Windows 10 has been out for a while now with its Start and Taskbar areas. How much do you know about navigating them? This may seem a little backwards or simplistic, but as I do trainings I often hear surprised, “Wait, what did you just do?” comments. So now, on Day 75 of 365 Ideas for Office 365, let’s check out some handy features of the Windows 10 Start area and Taskbar.
First, a caveat. What you see or are allowed to do will vary somewhat depending on whether you are on your own device, or your school’s or district’s, what permissions they have given you, and different versions and subscriptions. In other words, you may not see everything in your Start area I’ll show here, but you may also have more features than me!
Windows 10 Start Menu
First, the Windows 10 icon in the bottom left corner of your screen. (If you are on a Chromebook, up won’t see that, and this post is NOT for you!)
Click here and a window will open with an alphabetical list of apps and programs on the left and tiles to their right.
Adding and arranging tiles in the Start area
Have you ever wondered how those tiles get there? Notice that some of my “groups”, like Internet and Office have locks next to them, and others, like Microsoft, do not. Those with locks have been created by my district and I cannot alter them, other than to move the whole group by clicking and dragging. If a group doesn’t have a lock, that means I created it and I can add or delete tiles, or resize them. Notice that the group in the bottom right does not have a name, but they are still grouped together, because that’s where I placed them.
So how did they get there? Two ways. You can simply drag them from the list on the left. This is nice because you can drag them right where you want them. You can also right-click on an app and choose “Pin to Start”. That’s because this entire area is your start menu. You can then click and drag the tile where you want it.
If I hover over the area right above this group, the group’s settings appear. I can click on “Name group” to give the group a name or change the name of an existing groups. Think of the two horizontal lines as handles. You can click and drag them to move this group to another location in the Start area.
Adding apps to your Windows 10 Taskbar
This is a great way to give yourself easy access to apps that you use regularly in Windows 10. If you use an app daily, you can go a step further and add it to your task bar. That’s the area at the bottom of your screen. It’s a little hard to see in this screenshot – but it’s as far down as I can grab a screenshot- but some of the icons are underlined and others are not. The ones that are underlined are programs that I currently have open. The ones not underlined, like Edge, Chrome, Files, and the Windows Store, are not open, but they reside permanently in my task bar for easy access. (So does OneNote, but I also have that open right now.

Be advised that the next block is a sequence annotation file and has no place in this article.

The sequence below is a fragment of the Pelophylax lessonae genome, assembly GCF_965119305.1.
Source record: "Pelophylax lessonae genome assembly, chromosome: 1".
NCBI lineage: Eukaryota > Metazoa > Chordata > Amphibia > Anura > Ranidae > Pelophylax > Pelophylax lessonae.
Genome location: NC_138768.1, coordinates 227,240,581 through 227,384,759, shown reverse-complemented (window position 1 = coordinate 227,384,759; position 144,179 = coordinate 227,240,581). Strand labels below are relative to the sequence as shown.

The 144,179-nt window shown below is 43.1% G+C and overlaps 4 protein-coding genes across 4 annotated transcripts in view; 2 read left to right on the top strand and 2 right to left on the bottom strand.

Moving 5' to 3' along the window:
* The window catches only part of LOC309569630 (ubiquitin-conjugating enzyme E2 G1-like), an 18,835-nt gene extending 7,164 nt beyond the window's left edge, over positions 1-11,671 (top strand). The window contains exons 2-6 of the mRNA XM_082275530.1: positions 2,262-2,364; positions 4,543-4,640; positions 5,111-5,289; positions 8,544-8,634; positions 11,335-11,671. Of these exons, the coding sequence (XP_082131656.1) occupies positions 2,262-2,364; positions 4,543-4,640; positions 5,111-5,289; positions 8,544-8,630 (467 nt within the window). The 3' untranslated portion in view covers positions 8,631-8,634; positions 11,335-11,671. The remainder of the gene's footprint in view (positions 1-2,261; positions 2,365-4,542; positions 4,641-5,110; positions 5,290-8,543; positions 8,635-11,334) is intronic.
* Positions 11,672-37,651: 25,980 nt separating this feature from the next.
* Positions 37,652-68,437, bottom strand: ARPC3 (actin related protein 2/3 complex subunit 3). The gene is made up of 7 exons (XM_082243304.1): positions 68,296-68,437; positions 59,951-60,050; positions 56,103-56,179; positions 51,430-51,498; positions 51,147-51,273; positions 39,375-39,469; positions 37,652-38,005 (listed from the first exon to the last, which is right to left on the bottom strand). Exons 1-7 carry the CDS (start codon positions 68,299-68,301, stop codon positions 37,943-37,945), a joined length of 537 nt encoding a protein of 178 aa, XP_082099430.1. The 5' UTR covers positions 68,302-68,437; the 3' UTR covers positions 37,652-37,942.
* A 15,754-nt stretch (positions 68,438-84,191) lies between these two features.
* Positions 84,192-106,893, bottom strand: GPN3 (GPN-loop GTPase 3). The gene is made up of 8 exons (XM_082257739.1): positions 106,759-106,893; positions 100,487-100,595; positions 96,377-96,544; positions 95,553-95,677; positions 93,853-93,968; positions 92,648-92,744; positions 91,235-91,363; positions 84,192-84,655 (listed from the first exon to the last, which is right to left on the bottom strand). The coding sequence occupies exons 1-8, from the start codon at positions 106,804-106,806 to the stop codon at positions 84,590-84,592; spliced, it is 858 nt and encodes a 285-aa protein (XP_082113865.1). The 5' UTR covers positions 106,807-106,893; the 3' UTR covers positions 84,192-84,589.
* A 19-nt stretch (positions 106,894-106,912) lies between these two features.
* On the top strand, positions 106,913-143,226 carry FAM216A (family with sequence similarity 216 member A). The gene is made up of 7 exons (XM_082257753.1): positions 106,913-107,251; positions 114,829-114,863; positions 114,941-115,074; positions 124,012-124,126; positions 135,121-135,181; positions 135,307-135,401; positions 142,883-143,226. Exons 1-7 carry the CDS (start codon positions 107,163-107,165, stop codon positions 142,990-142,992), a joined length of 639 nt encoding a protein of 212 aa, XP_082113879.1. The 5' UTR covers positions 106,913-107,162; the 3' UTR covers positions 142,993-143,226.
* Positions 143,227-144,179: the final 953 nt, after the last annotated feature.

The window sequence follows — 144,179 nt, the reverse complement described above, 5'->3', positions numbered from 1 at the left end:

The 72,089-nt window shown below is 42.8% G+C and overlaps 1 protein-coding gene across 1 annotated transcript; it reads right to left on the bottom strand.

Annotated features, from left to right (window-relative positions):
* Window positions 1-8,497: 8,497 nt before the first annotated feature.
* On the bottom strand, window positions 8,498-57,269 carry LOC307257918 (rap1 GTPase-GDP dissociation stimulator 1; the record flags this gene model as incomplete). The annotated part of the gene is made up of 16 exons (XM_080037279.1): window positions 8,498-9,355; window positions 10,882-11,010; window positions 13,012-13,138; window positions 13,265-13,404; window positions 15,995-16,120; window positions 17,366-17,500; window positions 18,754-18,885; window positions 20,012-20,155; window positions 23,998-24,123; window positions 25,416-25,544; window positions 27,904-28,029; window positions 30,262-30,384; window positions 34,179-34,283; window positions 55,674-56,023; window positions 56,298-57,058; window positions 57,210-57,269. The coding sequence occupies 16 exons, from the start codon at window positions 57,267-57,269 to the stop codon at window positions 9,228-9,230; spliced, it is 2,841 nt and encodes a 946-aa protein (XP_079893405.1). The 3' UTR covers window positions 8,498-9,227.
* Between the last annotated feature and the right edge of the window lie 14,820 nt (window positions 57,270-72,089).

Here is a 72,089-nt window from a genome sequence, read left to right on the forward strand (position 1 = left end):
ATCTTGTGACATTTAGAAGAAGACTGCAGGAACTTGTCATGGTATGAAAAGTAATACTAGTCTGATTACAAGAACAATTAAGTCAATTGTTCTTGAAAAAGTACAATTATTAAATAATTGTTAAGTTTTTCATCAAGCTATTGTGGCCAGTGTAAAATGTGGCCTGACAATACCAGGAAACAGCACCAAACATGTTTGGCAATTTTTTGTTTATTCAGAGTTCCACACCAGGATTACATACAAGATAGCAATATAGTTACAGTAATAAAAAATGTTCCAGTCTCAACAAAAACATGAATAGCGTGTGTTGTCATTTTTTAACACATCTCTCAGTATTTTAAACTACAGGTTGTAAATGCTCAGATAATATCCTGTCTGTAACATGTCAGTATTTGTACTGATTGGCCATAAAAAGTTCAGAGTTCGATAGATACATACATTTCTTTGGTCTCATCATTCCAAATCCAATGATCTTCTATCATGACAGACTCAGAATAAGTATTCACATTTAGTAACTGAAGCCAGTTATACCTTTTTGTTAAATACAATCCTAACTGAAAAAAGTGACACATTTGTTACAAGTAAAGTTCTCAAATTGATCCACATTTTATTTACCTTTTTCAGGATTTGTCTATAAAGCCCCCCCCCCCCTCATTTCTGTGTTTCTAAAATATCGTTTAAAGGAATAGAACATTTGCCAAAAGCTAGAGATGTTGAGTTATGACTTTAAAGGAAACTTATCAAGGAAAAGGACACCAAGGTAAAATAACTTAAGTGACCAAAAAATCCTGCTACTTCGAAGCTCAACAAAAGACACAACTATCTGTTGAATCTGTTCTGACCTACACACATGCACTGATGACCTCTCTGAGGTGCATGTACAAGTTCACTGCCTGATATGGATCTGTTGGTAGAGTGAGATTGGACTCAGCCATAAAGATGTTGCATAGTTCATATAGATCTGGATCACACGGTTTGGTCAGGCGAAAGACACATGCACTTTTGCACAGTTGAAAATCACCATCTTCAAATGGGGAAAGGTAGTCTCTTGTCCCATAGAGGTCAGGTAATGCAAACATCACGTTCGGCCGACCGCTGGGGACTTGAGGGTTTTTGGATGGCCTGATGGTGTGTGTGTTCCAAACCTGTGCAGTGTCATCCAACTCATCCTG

You can add an icon to your task bar by right-clicking on the icon in the Start Menu and choosing more and then of course “Pin to Taskbar”. Notice this is also where you can resize the icon and unpin it to remove the tile, or even uninstall the app or program.
Using the apps in your Taskbar
Adding to your Windows 10 task bar doesn’t just make it easier to open those apps. Different apps also have different features accessible by right-clicking on them in the task bar. Try it with Outlook and you’ll be able to create all sorts of new tasks.
On the other hand, right-click on Word to see a list of recently opened Word documents.
That’s a quick look at the Start area and adding apps to the Task Bar. Next time we will look at other features of the Task Bar and how you can further customize it t take advantage of all the features available to you.
Looking for more? How about the
Sign up to learn how to go from a complete novice in Teams to using Teams for your complete solution for remote learning.
If you like this style of directions and screenshots, walking you through ideas for using Microsoft tools in your classroom, check out my book,
All the Microsoft Tools You Need to Transform Your Classroom: 50 Ideas for using Microsoft Office 365 for Education available on amazon in both Kindle and paperback.